Legal Insurrection has documented South Bend Mayor Pete Buttigieg’s inability to draw in the black voters since he announced his presidential candidacy.

Buttigieg still has a problem with black voters. He held an event in a historically black neighborhood in Chicago, but white people made up the majority of the audience.

The event took place in Bronzeville, located on the south side of Chicago. The Chicago Tribune noted a long line of people for the rally, but one woman across the street had no idea Buttigieg came to town:

Many of the supporters held “Chicago for Pete” signs, and wore bright yellow and blue “Mayor Pete” and “Boot Edge Edge” T-shirts (the campaign’s way of helping with pronunciation of the candidate’s last name).

“Whoa, where are they all coming from? I’ve been in this neighborhood for 20 years, and I ain’t never seen nothing like that before, all these white folks lined up over there. Never,” Ruby Laster said, pointing at the line of supporters as she waited for the bus across King Drive. “All I know about him is he’s a young man from Indiana. He should get some credit for coming down here, but you got to let the people know what’s going on. He needs to get some flyers in the businesses around here. I didn’t hear anything about it.”

Cordaro Johnson, one of the few black attendees at the Buttigieg event, told The Chicago Tribune that the candidate “has an uphill battle to attract more African American voters.”

Buttigieg managed to change Johnson from an undecided voter to a Buttigieg supporter. Johnson said the majority of black voters have chosen former Vice President Joe Biden as rides “the wave of being Barack Obama’s vice president.”

Johnson suggested Buttigieg “needs to find a way to reach those people, people like me, that he has actual real issues and real solutions to the problems that they’re facing.”

Darnell Perkins said Buttigieg needs to hire black people on his staff in order to reach black voters.

Rev. Chris Harris pushed the crowd “to help diversify the support of Buttigieg’s campaign.” He told them they “can’t leave your black and brown friends at home.”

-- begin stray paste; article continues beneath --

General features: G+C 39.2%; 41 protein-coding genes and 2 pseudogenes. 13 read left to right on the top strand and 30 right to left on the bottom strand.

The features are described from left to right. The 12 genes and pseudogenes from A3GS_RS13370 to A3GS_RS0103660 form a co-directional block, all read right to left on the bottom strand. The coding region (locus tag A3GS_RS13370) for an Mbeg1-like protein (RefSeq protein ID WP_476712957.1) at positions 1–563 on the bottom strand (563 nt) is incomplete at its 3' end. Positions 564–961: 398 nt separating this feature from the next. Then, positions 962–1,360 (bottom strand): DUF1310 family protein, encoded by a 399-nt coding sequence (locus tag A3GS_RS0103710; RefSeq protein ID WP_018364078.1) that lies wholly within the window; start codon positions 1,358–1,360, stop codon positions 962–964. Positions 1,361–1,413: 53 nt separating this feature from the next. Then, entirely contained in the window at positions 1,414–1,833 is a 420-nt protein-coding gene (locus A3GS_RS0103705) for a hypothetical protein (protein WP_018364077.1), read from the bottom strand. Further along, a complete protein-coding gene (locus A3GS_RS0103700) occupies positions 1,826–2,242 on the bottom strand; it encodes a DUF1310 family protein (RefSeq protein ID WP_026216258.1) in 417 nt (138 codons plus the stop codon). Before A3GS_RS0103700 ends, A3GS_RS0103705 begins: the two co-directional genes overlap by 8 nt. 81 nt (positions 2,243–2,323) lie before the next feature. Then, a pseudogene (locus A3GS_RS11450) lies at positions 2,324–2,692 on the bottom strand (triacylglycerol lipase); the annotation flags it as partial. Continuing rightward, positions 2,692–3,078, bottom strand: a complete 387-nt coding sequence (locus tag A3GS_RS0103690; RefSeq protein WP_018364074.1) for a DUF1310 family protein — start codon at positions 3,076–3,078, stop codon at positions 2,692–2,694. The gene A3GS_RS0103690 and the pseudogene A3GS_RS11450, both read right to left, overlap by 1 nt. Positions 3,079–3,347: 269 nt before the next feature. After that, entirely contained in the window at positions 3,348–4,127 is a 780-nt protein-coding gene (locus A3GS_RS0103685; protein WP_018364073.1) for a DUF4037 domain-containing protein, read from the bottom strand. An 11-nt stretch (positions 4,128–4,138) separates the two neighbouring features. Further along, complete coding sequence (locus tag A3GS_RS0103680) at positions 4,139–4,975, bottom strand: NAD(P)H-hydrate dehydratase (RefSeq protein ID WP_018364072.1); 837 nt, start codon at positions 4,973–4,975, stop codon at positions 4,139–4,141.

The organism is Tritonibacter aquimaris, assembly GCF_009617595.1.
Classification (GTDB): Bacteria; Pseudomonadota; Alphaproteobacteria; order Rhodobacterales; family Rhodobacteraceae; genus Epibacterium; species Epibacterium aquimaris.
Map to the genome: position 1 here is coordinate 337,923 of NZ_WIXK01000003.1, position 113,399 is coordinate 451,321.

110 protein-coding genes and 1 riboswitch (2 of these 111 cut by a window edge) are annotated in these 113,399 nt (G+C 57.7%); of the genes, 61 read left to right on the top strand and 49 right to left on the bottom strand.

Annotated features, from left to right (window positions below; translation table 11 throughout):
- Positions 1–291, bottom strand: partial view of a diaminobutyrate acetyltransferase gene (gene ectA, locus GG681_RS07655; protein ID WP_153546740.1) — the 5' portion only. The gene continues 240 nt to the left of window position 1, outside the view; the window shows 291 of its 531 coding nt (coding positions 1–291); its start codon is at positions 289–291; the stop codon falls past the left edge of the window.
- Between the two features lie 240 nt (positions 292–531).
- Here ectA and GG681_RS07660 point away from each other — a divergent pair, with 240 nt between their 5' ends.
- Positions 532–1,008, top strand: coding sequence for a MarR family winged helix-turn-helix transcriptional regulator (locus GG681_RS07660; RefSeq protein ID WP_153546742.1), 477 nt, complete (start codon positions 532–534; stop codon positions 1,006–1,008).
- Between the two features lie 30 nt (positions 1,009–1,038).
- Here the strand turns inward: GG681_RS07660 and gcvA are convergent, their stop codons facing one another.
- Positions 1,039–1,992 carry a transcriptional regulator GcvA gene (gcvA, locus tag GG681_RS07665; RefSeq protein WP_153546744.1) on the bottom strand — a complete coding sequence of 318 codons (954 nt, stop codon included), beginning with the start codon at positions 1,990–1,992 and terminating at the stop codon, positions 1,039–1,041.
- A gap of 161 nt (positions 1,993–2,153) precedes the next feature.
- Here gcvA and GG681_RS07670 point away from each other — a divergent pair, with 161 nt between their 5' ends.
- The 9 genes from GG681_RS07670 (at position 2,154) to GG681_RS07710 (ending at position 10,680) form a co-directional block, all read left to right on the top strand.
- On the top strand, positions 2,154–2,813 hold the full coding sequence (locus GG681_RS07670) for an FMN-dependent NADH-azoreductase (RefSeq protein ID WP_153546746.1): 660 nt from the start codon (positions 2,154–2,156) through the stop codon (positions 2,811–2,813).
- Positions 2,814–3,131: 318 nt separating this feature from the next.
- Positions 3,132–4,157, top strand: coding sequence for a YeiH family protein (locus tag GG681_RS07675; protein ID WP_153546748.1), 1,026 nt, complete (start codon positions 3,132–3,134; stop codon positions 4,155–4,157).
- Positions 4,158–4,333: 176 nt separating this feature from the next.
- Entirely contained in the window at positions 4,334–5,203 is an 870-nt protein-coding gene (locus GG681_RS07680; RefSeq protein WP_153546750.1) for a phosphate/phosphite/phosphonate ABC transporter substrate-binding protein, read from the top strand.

The latest CNN poll has him with 7% of the black vote, down from 11% in June. In South Carolina, a Monmouth University poll showed him sitting at 1% among black voters. That is not good news since “61% of the Democratic primary voters are black” in the state.

The Indianapolis Star interviewed people at the National Urban League conference:

Some like his ideas but think he’s not ready to take on President Donald Trump. Others think he’s not done enough to stand out in a large field of candidates, many with much broader experiences and proven records. Several indicated he has to do more to earn the trust of African Americans and Latinos.

“I think he has to get advocates,” said Carlos Clanton, an Urban League official and school board member in Norfolk, Virginia. “He has to get individuals within the African American community that people trust to advocate on his behalf.”

Sherry Allen, 57, an information technology specialist in Sacramento, California, found him funny, charismatic and impressive. But at this point, she plans to vote for Harris.

She said her family has had its own run-ins with police brutality in California. She was glad Buttigieg was upfront during his address in discussing his failure to make the South Bend Police Department more diverse.

She also liked what he had to say in the first Democratic debate, where he told the national audience he “couldn’t get it done.” Allen thinks he may have a role in the next president’s administration. And he may be a successful candidate — some day.

“He’s learning,” she said. “He’ll get a chance eventually, not this time, but he’ll get recognition and he’ll grow.”

 
 
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